Well, there’s to be no suspense here for my part – as far as I’m concerned Tsuki ga Kirei is really, really great. I loved the second episode at least as much as the first, which I thought was easily the best non-sequel premiere of the season. Truly, anime should be thick with series like this one – the medium is perfectly suited to them. But they’re as rare as hen’s teeth, which is both a reminder of how far astray anime has gotten thematically and of how lucky we are to have a series like this come along once in a blue moon.
If I was to try and sum up Tsuki ga Kirei in one word (as I’m wont to do), it would definitely be “naturalistic”. There’s an unhurried, organic flow to the storytelling. It’s insistent, but gently – it pulls you along like the current in a gently flowing stream. That naturalism is perfectly matched with the visuals and music, which are likewise a soft pat on the shoulder rather than a slap to the face. It’s lifelike in every sense – there’s nothing artificial about it, and it really feels as if we’re looking in on someone’s life.
In this relaxed, restrained way we’re learning more about Kotarou and Akane, and the world around them. In adolescent relationships school events can be something of a crucible, taking on a great significance both in an anxious teen psyche and a nascent romance. The sports festival should be a natural for Akane, a star on the track club. Less so certainly for Kotarou, not athletically gifted or especially interested in changing that. But it’s harder for boys to skate past that than girls, which is why the events in the second half of the episode take on a rather interesting shading.
Both Akane and Kotarou are part of the 200-meter event. She wins hers easily, drawing the praise of her fellow track club member Hira Takumi (Tamaro Atsushi). He’s clearly destined to be a threat at the very least – he has both common ground with Akane and an interest, and the rumors are already simmering. Kotarou is determined to make an impression when it’s his turn, but Hira wins the boys event easily – and Kotarou falls, injuring his hand. He’s treated by Nishio Chinatsu (Murakawa Rie) who likewise seems destined to play a significant role in the romantic Shogi match at the heart of this series.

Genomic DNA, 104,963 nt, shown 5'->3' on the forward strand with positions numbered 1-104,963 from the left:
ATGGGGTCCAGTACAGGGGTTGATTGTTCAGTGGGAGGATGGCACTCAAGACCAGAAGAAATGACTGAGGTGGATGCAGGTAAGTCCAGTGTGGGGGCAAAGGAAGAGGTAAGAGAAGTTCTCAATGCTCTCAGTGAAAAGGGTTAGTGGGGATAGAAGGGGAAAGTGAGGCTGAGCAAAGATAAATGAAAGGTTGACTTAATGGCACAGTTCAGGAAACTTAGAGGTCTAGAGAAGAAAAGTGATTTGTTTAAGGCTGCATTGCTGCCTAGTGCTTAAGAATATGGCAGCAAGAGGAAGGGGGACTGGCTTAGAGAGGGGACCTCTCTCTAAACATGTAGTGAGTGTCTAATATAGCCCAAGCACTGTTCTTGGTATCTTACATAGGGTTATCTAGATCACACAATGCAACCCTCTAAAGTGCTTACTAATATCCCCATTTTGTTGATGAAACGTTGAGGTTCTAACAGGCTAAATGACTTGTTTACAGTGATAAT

Tsuki ga Kirei makes it clear that there potentially tangled threads here, but it doesn’t manufacture drama for its own sake – for now at least, Akane and Kotarou are haltingly focused on each other. It seems the sports festival is destined to pass without the lead pair doing more than observing each other from afar, but fate intervenes when Akane loses her potato squeezie while preparing the boxes for the scavenger hunt (and in her distraction, fails to finish). Kotarou quietly sets about finding it for her, which he eventually does – presenting it to her after she too has messed up, in the final event, the relay (she drops the baton – a metaphor cruelly crossing over into the literal world).
I could begin in so many places in talking about all the ways the was this all plays out impresses me. Tsuki ga Kirei is wonderful with the small things – its a very observational series. For example, the way Kotarou is irritated when Nishio bandages his hand sloppily, revealing his fastidious nature (unusual for a middle-school boy). The way he stops in mid-sentence when his voice breaks when he presents Akane’s totem back to her. The way his reverence for his literary hero, Dazai, is slowly evolving beyond schoolboy worship as his practical experience tells him that Dazai was wrong about a lot. “Be laughed at, and become strong” is not an appealing option for a middle-schooler – and his proof that we can indeed be influenced by others comes when Akane’s courage in running despite her dislike of an audience encourages him to finally show off one of his stories (to his bookseller friend).
Really, what Tsuki ga Kirei does so beautifully is to capture the experience of being a middle-schooler – one that often feels terribly dramatic, but isn’t generally filled with that much actual drama. Ancillary elements like the families are not overlooked, and it’s clear (especially with these hugely clever little omakes) that other facets of pubescent romance are going to be explored through other pairings. The main focus, though, is on Kotarou and Akane – their anxieties, their exhilarations, their first steps down the path of becoming a couple. It all comes together as a compelling and entertaining whole, and if it can maintain this standard of storytelling Tsuki ga Kirei is on course to be one of 2017’s best series.